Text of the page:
Baby formula shortage is 'colossal failure' of federal government, Utah governor says

Baby formula is displayed on the shelves of a grocery store in Carmel, Ind., on May 10. The nationwide baby formula shortage is a “colossal failure” by the federal government, which failed to prevent a “foreseeable crisis,” said Utah Gov. Spencer Cox.

Baby formula is displayed on the shelves of a grocery store in Carmel, Ind., on May 10. The nationwide baby formula shortage is a “colossal failure” by the federal government, which failed to prevent a “foreseeable crisis,” said Utah Gov. Spencer Cox. (Michael Conroy, Associated Press)



Estimated read time: 4-5 minutes

SALT LAKE CITY — The nationwide baby formula shortage is a "colossal failure" by the federal government, which failed to prevent a "foreseeable crisis," according to Utah's governor.

During his monthly news conference on Thursday, Gov. Spencer Cox blamed the U.S. government's rigid trade policies — which make most formula imported from Europe illegal to buy in the United States — and a shutdown of a Michigan formula plant for the ongoing crisis.

"This is a colossal failure of government, of different government agencies," he said. "It's a colossal failure of our federal government's trade barriers and tariffs — policies that have been misguided for a long time, and now it's rearing its head in the worst of ways."

"This was a very foreseeable crisis," he continued. "And sadly, again, shutting down a plant — because of what were real concerns for sure — but not having a plan in place to replace the problems that that would cause is not only misguided, it's bordering on criminal. I just can't believe we got to this place."

The formula shortage was made worse in February, when Abbott Nutrition issued a recall for formula made at its Sturgis, Michigan, plant. The U.S. Food and Drug Administration began an investigation into four infant hospitalizations — and two deaths — due to bacterial infections they believed may have been linked to formula.

Last week, the Centers for Disease Control and Prevention announced the investigation had concluded, and Abbott said in a statement "there is no evidence to link our formulas to these infant illnesses."

"One of the big problems with the formula crisis isn't just a lack of formula, but a lack of specific formulas that certain babies need," Cox said. "What we are seeing, unfortunately, is this situation is being exacerbated as we saw with bottled water and toilet paper in the early days of the pandemic. Because people know it's harder to find, when they do find it, they're buying more of it than they need, and that's making it harder for other families."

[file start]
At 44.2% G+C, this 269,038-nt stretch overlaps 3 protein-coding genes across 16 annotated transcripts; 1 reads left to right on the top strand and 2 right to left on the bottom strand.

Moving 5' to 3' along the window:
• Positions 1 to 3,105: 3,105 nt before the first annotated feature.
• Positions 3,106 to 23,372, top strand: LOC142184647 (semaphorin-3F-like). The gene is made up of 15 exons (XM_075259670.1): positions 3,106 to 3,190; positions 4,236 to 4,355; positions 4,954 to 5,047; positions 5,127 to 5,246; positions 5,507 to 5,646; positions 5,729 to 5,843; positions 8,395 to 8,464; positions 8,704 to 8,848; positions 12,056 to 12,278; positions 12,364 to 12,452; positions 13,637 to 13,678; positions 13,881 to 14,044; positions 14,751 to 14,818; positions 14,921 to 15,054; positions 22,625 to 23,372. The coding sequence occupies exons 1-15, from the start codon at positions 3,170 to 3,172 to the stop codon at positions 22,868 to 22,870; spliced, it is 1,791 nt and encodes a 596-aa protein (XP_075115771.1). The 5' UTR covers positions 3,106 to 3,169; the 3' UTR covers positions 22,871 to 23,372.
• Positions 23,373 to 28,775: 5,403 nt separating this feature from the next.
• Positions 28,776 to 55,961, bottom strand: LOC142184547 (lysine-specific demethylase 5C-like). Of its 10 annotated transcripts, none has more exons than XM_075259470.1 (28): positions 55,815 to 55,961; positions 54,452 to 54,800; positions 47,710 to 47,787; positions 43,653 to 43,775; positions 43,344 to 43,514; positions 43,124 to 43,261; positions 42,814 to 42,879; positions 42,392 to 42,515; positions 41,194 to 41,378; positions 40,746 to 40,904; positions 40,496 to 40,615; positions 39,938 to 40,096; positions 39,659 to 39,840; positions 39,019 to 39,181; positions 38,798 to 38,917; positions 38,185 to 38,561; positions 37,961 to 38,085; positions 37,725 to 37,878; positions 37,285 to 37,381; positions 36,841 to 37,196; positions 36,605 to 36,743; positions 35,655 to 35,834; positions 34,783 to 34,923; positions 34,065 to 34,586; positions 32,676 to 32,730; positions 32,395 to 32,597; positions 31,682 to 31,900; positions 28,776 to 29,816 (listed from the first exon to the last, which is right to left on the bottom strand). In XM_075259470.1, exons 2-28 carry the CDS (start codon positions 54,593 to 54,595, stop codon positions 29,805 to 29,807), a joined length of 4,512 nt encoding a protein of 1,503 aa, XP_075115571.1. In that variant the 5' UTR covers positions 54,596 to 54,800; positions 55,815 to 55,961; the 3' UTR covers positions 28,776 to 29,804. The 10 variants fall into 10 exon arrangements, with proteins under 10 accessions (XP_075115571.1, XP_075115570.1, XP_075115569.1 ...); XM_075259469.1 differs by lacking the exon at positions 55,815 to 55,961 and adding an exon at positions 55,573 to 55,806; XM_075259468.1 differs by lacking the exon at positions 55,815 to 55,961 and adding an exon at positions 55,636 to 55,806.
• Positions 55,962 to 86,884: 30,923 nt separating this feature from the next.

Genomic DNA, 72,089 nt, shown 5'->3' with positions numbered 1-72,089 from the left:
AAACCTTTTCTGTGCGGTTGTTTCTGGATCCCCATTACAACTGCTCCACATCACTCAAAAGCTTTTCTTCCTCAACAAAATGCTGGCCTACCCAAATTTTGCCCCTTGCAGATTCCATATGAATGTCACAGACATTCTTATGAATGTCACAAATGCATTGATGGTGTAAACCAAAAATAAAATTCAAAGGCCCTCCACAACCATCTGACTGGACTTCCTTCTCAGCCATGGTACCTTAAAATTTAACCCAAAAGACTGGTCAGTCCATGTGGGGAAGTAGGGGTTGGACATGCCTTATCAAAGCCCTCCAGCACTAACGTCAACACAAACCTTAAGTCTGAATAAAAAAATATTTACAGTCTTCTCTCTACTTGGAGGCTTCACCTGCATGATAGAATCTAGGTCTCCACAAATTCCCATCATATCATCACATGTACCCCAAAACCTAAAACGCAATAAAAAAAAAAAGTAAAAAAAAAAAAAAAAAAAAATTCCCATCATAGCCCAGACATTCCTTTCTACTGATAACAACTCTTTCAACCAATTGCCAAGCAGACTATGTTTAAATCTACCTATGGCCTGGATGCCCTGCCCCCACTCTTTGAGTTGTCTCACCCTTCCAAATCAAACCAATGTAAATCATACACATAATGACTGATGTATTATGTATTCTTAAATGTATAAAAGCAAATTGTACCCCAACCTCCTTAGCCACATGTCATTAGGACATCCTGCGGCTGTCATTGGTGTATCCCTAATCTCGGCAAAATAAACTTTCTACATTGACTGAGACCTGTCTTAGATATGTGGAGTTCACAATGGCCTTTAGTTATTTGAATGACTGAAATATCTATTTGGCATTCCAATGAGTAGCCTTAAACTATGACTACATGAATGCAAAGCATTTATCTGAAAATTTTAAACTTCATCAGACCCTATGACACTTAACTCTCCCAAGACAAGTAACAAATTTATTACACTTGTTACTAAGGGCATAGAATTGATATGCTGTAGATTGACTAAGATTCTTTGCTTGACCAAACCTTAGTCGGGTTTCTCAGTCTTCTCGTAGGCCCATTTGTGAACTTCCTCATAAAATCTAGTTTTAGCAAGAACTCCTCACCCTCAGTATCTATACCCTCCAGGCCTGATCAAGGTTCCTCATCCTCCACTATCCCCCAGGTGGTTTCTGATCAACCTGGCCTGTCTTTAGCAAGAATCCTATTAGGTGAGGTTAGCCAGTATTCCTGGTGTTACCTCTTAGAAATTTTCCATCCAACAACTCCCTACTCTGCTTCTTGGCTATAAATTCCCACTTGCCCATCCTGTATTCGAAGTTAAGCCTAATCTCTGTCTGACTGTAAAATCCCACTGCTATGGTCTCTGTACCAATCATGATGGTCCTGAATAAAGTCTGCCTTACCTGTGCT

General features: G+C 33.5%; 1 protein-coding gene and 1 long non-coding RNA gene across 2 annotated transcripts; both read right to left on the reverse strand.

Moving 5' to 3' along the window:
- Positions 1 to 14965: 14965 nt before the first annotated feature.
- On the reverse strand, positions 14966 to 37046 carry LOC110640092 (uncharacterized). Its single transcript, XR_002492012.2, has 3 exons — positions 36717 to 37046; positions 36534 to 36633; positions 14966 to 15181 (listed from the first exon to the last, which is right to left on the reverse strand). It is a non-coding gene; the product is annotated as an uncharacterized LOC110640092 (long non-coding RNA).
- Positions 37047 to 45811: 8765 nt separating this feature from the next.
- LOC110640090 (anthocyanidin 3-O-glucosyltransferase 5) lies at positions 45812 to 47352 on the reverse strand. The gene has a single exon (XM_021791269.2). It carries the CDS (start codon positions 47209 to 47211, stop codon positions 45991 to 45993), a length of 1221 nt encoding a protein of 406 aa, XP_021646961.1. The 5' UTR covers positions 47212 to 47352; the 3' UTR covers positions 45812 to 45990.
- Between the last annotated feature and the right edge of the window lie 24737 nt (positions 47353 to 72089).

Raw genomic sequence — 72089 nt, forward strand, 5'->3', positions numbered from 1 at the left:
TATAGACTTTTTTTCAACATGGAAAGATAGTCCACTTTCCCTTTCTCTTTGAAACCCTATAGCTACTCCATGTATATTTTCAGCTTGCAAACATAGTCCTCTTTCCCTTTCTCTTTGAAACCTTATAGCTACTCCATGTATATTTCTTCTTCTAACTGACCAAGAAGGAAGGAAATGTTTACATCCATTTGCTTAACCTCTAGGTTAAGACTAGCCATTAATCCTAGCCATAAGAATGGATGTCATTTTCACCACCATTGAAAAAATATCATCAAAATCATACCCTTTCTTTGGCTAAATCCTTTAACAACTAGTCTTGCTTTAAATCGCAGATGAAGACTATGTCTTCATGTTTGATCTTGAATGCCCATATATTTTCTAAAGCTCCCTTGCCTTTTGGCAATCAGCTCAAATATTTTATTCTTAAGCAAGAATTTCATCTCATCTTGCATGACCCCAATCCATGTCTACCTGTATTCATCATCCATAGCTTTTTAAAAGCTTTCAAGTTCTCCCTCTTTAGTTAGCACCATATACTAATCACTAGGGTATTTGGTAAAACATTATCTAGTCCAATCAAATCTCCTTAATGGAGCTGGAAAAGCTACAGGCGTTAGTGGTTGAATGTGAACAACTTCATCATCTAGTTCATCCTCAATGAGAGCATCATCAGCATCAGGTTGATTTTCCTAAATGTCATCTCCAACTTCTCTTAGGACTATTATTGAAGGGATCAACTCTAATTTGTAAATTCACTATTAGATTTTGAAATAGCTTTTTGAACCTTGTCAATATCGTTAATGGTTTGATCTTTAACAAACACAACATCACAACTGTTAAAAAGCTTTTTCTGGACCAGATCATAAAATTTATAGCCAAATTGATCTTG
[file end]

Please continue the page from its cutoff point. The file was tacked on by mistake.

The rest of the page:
Cox encouraged people to only buy what they need, and as production comes back online soon, he expects the shortage to "ease up in coming weeks. And we're certainly hopeful that that will happen."

Two children who require specific nutritional formulas were recently hospitalized in Tennessee amid the formula shortage.

Although Abbott has been given the green light to return to production within two weeks, it could take six to eight weeks for their products to return to shelves, according to the Washington Post.

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On Wednesday, President Joe Biden invoked the Defense Production Act to prioritize boosting production of formula, and the FDA will increase imports for formula.

The U.S. House of Representatives also passed a pair of bills on Wednesday to address the formula shortage. One would waive certain requirements that limit brands and quantities of formula recipients of the special supplemental nutrition for women, infants, and children can purchase, according to CBS News.

A second measure to provide $28 million to the FDA to remove fraudulent products off the shelves and boost the workforce related to formula was opposed by all four Utah representatives. Rep. Chris Stewart tweeted that he opposes the bill in part because it "doesn't force the FDA to develop a plan."

Instead, Stewart encouraged leadership to consider Sen. Mike Lee's FORMULA Act — for which he is the House sponsor — which would temporarily waive protectionist trade barriers like tariffs and quotas on formula importation.

What can Utah do to address the shortage?

Cox said his team spoke with the FDA and the United States Department of Agriculture about addressing the problem at a state level, though, "sadly," there's not much Utah can do because it lacks formula production facilities.

"The best that we can do is to reach out to our partners across the state, find out where there is formula and where there isn't formula and try to move formula around to places where it doesn't exist right now," he said. "That's very difficult, but that's something that we're working on."

The governor said the state is working with retailers to move formula to where it is needed, and he asked anyone with extra formula to consider donating it to a food bank or formula exchange.

"I want to thank the mothers out there who are volunteering their time to help connect mothers that don't have formula and those in need," he said.

Cox also shared tips for keeping children safe while the shortage is ongoing:

  • Do not make your own formula.
  • Do not water down formula.
  • Do not use expired formula.

All three can be very dangerous for babies, he said, adding that those who are able to should talk with their pediatrician about switching brands.

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